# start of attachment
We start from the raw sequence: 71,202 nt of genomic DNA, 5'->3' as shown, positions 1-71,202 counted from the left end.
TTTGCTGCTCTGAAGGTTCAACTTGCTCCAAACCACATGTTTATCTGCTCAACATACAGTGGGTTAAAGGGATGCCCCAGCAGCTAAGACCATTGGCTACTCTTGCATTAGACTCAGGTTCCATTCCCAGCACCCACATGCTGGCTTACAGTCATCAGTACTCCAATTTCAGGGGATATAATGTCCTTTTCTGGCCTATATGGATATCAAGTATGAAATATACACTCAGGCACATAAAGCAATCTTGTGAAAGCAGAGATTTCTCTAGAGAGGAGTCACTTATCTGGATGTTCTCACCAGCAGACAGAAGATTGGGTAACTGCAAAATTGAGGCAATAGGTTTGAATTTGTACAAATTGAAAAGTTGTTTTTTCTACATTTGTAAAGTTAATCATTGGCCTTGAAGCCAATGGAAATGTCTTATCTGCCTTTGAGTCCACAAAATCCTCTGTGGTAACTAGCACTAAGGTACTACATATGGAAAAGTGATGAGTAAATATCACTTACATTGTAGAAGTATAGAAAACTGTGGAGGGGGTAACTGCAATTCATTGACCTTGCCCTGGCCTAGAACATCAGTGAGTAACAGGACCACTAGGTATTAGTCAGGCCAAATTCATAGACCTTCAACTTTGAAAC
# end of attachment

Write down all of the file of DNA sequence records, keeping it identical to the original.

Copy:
We start from the raw sequence: 71,202 nt of genomic DNA, 5'->3' as shown, positions 1-71,202 counted from the left end.
TTTGCTGCTCTGAAGGTTCAACTTGCTCCAAACCACATGTTTATCTGCTCAACATACAGTGGGTTAAAGGGATGCCCCAGCAGCTAAGACCATTGGCTACTCTTGCATTAGACTCAGGTTCCATTCCCAGCACCCACATGCTGGCTTACAGTCATCAGTACTCCAATTTCAGGGGATATAATGTCCTTTTCTGGCCTATATGGATATCAAGTATGAAATATACACTCAGGCACATAAAGCAATCTTGTGAAAGCAGAGATTTCTCTAGAGAGGAGTCACTTATCTGGATGTTCTCACCAGCAGACAGAAGATTGGGTAACTGCAAAATTGAGGCAATAGGTTTGAATTTGTACAAATTGAAAAGTTGTTTTTTCTACATTTGTAAAGTTAATCATTGGCCTTGAAGCCAATGGAAATGTCTTATCTGCCTTTGAGTCCACAAAATCCTCTGTGGTAACTAGCACTAAGGTACTACATATGGAAAAGTGATGAGTAAATATCACTTACATTGTAGAAGTATAGAAAACTGTGGAGGGGGTAACTGCAATTCATTGACCTTGCCCTGGCCTAGAACATCAGTGAGTAACAGGACCACTAGGTATTAGTCAGGCCAAATTCATAGACCTTCAACTTTGAAAC